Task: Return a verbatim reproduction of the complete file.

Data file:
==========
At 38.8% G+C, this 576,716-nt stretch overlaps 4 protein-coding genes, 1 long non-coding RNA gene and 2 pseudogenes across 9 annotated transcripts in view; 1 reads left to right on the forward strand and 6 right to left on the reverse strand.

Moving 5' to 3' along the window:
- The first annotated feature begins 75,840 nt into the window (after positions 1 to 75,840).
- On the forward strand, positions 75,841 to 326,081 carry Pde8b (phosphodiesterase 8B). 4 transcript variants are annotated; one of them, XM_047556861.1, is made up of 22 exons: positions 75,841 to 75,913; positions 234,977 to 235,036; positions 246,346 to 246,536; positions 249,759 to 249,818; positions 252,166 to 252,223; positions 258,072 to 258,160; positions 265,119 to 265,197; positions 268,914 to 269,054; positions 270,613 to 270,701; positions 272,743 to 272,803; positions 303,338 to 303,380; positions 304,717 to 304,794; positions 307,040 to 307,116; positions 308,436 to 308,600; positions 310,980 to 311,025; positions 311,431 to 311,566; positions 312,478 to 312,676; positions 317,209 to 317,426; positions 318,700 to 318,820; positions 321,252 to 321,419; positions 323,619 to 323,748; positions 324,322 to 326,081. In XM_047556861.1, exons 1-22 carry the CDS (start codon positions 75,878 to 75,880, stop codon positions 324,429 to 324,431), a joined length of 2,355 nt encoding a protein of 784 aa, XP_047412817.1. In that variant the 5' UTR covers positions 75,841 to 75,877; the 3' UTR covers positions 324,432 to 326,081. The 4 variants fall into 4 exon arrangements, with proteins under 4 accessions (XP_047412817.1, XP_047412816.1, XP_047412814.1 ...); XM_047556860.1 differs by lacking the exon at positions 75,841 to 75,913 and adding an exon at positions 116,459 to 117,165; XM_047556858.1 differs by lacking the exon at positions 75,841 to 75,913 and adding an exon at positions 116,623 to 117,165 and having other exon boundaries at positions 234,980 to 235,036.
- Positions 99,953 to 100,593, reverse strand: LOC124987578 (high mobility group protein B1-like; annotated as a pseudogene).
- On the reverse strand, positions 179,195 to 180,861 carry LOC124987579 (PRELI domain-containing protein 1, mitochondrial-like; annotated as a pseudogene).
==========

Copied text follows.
At 38.8% G+C, this 576,716-nt stretch overlaps 4 protein-coding genes, 1 long non-coding RNA gene and 2 pseudogenes across 9 annotated transcripts in view; 1 reads left to right on the forward strand and 6 right to left on the reverse strand.

Moving 5' to 3' along the window:
- The first annotated feature begins 75,840 nt into the window (after positions 1 to 75,840).
- On the forward strand, positions 75,841 to 326,081 carry Pde8b (phosphodiesterase 8B). 4 transcript variants are annotated; one of them, XM_047556861.1, is made up of 22 exons: positions 75,841 to 75,913; positions 234,977 to 235,036; positions 246,346 to 246,536; positions 249,759 to 249,818; positions 252,166 to 252,223; positions 258,072 to 258,160; positions 265,119 to 265,197; positions 268,914 to 269,054; positions 270,613 to 270,701; positions 272,743 to 272,803; positions 303,338 to 303,380; positions 304,717 to 304,794; positions 307,040 to 307,116; positions 308,436 to 308,600; positions 310,980 to 311,025; positions 311,431 to 311,566; positions 312,478 to 312,676; positions 317,209 to 317,426; positions 318,700 to 318,820; positions 321,252 to 321,419; positions 323,619 to 323,748; positions 324,322 to 326,081. In XM_047556861.1, exons 1-22 carry the CDS (start codon positions 75,878 to 75,880, stop codon positions 324,429 to 324,431), a joined length of 2,355 nt encoding a protein of 784 aa, XP_047412817.1. In that variant the 5' UTR covers positions 75,841 to 75,877; the 3' UTR covers positions 324,432 to 326,081. The 4 variants fall into 4 exon arrangements, with proteins under 4 accessions (XP_047412817.1, XP_047412816.1, XP_047412814.1 ...); XM_047556860.1 differs by lacking the exon at positions 75,841 to 75,913 and adding an exon at positions 116,459 to 117,165; XM_047556858.1 differs by lacking the exon at positions 75,841 to 75,913 and adding an exon at positions 116,623 to 117,165 and having other exon boundaries at positions 234,980 to 235,036.
- Positions 99,953 to 100,593, reverse strand: LOC124987578 (high mobility group protein B1-like; annotated as a pseudogene).
- On the reverse strand, positions 179,195 to 180,861 carry LOC124987579 (PRELI domain-containing protein 1, mitochondrial-like; annotated as a pseudogene).